Sunday, April 24, 2005

[Global Poverty] Global Debt: Poverty's guarantee

24 April 2005

Americans sometimes worry about the effects of a globalized economy on themselves and their children. As legitimate as those uncertainties can be, the fears are much stronger in the poorer nations of the world.

In Africa, Latin America and Asia, the harm is overwhelming -- and the results are poverty for millions of people.

Repaying these mountains of debt has crushed development efforts, stripping many countries of budget resources for health care, job creation and even education. International financial institutions frequently have imposed loan conditions that force poverty-stricken populations to pay more for electricity, water and other necessities.

In Seattle, a group of international experts and activists is here to talk about the need for large-scale relief. They came here at the invitation of Jubilee Northwest Coalition, which includes churches, labor organizations and others.

The concerns around debt have also begun to make an impression among policy-makers in richer countries. Last weekend, World Bank and International Monetary Fund representatives talked about eliminating or reducing some of the debt burden.

The meeting ended unsatisfactorily, without any agreement among the wealthiest nations. The Bush administration's treasury secretary, John Snow, and Britain's Gordon Brown, chancellor of the exchequer for Prime Minister Tony Blair, seem to have talked past each other. U.S. and British officials tried to portray the conference as having enlarged support for their own competing versions of debt relief. The conflict throws into some doubt the hope that an upcoming meeting of the G-7 nations will lead to an agreement on helping African and other poverty-stricken countries, as Blair desperately wants.

There are advantages to both Bush and Blair proposals. Our plan offers a complete write-off of debt for some countries, but without a guarantee of continuing aid. The British proposals do better on sustaining assistance but come up shorter on the extent of debt relief.

Neil Watkins, a Jubilee USA official, says there is no excuse for delaying on relief. Indeed, it is hard to see how anyone can consider many of the debts as legitimate.

Magda Lanuza of Nicaragua, one of those making the Jubilee visit here, says her country's cycle of debt extends back to the dictatorship of Anastasio Somosa. His regime, which she rightly calls one of the worst ever in the Americas, specialized in siphoning development money and evading efforts to assure that the money was used as agreed. In one case, trees were planted along a highway to conceal devastating clear-cuts.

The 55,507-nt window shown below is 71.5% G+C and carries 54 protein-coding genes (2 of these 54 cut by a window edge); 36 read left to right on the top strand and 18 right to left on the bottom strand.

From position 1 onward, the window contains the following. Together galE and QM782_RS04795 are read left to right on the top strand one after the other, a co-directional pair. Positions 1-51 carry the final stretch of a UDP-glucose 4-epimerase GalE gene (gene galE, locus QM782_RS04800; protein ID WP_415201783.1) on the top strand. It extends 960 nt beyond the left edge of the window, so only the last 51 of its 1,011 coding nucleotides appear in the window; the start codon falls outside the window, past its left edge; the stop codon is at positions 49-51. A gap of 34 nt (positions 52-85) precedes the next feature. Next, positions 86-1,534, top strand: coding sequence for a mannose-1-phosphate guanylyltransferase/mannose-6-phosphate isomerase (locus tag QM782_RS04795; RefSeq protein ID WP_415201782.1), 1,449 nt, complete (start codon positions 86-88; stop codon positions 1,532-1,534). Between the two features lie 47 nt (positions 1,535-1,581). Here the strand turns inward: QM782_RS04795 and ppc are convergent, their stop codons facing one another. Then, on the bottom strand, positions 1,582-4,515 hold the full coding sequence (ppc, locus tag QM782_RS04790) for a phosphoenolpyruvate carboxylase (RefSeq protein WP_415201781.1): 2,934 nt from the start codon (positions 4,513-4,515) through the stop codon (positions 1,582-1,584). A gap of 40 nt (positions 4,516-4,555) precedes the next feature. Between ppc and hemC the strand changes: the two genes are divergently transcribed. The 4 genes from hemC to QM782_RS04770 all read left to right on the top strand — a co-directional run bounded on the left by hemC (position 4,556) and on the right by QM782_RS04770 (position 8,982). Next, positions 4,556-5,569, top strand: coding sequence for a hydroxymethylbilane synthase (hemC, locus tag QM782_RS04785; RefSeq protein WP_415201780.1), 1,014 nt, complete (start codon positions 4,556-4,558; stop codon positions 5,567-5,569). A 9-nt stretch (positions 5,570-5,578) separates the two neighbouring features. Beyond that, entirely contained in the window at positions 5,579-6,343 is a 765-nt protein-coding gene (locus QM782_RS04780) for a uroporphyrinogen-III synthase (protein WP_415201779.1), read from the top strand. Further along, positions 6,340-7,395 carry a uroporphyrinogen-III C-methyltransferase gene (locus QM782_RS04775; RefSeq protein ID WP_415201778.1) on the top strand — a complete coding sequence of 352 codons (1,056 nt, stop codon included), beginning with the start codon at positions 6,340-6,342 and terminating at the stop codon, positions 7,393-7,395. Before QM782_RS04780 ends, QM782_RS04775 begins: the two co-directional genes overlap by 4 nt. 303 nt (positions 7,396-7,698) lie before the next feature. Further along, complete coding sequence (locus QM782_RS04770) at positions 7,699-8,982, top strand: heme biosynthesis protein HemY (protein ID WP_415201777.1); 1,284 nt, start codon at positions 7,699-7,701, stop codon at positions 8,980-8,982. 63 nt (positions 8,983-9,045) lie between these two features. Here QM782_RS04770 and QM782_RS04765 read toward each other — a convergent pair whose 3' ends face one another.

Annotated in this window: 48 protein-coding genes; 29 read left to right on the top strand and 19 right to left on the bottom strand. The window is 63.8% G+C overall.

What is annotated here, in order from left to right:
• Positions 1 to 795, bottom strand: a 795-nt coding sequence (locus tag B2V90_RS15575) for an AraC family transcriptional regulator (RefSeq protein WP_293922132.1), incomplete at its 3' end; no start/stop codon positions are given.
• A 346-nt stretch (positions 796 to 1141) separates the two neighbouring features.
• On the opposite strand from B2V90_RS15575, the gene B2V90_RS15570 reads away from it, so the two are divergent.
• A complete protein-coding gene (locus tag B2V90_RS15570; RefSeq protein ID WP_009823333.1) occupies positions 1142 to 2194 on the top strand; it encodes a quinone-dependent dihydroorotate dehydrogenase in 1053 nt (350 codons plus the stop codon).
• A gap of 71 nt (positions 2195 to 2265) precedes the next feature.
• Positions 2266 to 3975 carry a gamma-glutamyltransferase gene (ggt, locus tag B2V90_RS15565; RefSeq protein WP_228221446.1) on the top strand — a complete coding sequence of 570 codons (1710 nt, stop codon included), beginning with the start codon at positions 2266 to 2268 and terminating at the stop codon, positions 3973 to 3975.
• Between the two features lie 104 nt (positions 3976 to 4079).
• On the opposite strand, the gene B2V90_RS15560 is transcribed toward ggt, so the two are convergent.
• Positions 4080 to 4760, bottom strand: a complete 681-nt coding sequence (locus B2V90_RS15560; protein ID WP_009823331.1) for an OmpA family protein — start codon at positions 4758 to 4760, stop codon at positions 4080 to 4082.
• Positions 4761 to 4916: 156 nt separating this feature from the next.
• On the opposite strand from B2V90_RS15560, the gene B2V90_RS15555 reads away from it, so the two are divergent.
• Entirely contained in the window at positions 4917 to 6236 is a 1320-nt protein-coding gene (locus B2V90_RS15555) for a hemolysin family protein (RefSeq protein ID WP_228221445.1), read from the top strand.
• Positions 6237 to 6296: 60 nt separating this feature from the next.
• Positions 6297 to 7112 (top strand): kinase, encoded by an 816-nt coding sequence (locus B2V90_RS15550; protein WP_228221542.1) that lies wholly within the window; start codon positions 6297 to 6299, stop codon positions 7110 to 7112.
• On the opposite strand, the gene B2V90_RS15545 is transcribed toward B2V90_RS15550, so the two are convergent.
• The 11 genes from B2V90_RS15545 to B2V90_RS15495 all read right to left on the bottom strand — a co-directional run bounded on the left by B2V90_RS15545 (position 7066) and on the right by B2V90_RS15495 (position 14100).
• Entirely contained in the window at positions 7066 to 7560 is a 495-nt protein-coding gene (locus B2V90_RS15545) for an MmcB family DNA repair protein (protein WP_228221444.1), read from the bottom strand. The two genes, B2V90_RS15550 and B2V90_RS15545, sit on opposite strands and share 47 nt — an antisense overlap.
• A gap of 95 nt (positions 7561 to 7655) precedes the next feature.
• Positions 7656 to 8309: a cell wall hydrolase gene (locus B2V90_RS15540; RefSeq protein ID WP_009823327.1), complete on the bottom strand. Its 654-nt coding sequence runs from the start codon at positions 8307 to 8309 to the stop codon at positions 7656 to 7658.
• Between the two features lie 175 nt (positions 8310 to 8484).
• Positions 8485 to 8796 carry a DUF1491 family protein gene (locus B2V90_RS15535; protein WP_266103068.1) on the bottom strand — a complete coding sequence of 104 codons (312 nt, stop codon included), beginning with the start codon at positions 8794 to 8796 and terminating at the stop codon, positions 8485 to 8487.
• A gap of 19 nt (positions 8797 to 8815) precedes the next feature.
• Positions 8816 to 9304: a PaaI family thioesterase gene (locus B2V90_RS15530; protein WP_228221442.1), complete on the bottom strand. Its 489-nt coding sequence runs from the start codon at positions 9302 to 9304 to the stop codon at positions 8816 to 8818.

Ana Maria Nemenzo of the Philippines talks of similar abuses under the U.S.-supported Marcos dictatorship. Zimbabwe's Jonah Gokova says that civic activists in his country want to find out where loans have gone under the increasingly arbitrary and brutal regime of Robert Mugabe.

The biggest obstacle to a stronger commitment to future U.S. aid and erasing the debts of more countries is the Bush administration's own obsession with making its irresponsible tax cuts permanent. But the administration has made real progress in the way this country treats the poorest countries, especially in Africa.

With the administration's inclination to help, a push by Congress to support the proposed Jubilee debt relief act would be valuable. Activists will meet with several local congressional offices tomorrow to seek support.

Debt relief won't solve poverty by itself. A freer, fairer international trading system would also offer hope to hard-pressed farmers, workers and families in poor lands. That's why U.N. Secretary-General Kofi Annan is pushing for a new international trade treaty next year.

First, though, wealthy lenders should stop burdening struggling nations with the costs of debts that impoverish the world's ability to bring about better conditions for everyone. The Bush administration and other governments owe that much to salve the world's conscience.